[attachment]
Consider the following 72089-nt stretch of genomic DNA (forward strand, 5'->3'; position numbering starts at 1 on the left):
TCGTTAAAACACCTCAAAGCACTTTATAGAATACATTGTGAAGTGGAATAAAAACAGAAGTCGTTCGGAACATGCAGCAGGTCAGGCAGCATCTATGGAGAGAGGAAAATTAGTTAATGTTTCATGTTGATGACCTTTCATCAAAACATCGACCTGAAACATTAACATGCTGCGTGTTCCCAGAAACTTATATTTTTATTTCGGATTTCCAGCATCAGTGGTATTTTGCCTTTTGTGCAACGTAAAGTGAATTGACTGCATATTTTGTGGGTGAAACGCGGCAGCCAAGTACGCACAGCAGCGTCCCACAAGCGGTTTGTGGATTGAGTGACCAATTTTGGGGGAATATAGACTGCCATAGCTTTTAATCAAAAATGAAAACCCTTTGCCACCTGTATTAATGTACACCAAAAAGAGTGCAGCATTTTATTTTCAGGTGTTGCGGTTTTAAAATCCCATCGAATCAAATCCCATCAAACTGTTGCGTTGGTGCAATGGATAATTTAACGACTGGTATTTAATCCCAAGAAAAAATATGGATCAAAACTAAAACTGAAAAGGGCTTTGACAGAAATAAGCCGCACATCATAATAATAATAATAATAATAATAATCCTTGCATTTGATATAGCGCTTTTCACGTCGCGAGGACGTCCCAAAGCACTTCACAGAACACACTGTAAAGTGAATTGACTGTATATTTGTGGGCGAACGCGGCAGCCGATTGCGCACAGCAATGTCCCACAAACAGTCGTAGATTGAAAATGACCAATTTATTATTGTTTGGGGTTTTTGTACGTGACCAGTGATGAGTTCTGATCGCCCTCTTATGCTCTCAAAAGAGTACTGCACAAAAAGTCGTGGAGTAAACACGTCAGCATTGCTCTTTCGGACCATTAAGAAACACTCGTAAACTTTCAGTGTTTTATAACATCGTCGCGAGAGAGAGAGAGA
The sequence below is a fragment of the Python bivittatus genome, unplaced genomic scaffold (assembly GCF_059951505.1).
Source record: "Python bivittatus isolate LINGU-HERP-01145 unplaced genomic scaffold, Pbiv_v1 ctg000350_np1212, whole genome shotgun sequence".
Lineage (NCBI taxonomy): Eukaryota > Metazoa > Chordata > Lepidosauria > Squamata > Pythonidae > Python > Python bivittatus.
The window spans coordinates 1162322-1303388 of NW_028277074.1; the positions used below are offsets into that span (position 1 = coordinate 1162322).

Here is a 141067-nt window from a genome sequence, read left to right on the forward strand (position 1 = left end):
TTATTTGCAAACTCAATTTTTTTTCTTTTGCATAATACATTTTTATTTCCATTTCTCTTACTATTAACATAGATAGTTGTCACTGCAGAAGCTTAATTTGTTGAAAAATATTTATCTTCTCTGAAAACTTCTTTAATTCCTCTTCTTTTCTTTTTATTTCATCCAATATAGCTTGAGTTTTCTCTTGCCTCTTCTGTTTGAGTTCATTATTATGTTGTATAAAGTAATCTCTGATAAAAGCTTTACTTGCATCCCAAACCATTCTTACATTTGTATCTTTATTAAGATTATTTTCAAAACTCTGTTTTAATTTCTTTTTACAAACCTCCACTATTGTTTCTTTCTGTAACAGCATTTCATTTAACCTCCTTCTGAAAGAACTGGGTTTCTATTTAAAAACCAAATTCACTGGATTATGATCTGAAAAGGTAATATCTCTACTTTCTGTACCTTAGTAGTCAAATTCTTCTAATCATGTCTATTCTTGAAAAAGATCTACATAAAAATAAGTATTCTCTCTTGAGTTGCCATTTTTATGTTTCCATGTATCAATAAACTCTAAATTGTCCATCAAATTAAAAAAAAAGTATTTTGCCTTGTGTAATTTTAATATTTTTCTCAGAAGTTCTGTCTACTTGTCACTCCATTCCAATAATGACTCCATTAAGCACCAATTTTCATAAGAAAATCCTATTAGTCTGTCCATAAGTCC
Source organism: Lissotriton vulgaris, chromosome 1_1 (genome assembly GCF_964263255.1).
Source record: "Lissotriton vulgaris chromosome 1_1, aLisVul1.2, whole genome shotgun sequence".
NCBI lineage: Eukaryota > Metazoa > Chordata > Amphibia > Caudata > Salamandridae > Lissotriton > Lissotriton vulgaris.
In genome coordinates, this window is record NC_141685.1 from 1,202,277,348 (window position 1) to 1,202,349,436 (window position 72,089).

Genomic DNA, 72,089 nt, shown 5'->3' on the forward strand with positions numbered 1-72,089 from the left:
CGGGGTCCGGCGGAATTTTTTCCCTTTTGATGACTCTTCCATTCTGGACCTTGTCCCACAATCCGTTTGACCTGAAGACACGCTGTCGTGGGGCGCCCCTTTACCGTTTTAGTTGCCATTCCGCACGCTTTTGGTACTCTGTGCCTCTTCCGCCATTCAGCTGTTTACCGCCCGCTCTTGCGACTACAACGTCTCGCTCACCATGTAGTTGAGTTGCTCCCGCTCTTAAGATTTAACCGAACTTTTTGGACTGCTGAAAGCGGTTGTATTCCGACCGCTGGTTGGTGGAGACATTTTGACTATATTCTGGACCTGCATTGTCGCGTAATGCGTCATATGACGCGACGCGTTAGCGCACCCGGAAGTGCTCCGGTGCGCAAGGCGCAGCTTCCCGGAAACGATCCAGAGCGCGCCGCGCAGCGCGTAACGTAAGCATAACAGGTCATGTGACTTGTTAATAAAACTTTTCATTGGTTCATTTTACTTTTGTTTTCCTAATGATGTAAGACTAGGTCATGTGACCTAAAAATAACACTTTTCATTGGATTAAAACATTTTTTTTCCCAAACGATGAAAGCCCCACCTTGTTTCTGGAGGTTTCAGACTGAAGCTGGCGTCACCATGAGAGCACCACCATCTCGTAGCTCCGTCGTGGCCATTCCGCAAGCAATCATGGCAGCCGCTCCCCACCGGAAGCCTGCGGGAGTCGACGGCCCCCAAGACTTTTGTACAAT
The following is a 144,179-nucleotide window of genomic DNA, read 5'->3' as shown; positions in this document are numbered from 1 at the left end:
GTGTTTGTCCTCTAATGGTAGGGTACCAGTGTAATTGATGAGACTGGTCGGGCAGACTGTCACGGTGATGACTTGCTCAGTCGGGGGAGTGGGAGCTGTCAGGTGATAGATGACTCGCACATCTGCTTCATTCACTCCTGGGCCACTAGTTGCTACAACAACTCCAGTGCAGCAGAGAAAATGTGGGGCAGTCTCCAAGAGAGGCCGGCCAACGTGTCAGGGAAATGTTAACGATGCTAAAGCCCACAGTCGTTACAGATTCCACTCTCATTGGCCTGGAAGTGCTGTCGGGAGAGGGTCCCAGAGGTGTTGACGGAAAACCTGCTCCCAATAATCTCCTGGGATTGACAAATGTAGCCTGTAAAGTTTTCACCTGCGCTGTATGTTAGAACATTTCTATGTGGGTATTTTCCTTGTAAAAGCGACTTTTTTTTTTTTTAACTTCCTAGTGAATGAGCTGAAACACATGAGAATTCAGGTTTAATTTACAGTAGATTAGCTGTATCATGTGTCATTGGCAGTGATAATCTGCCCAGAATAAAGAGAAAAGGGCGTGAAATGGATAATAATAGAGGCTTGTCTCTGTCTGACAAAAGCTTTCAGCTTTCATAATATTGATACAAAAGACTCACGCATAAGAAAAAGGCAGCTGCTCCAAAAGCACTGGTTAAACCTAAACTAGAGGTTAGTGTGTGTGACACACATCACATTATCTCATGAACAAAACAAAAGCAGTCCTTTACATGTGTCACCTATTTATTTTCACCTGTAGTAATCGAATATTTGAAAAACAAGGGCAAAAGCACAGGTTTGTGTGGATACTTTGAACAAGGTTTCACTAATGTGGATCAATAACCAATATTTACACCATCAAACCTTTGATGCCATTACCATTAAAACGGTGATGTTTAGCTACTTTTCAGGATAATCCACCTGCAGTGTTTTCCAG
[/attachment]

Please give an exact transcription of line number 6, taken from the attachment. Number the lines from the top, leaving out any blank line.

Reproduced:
The window spans coordinates 1162322-1303388 of NW_028277074.1; the positions used below are offsets into that span (position 1 = coordinate 1162322).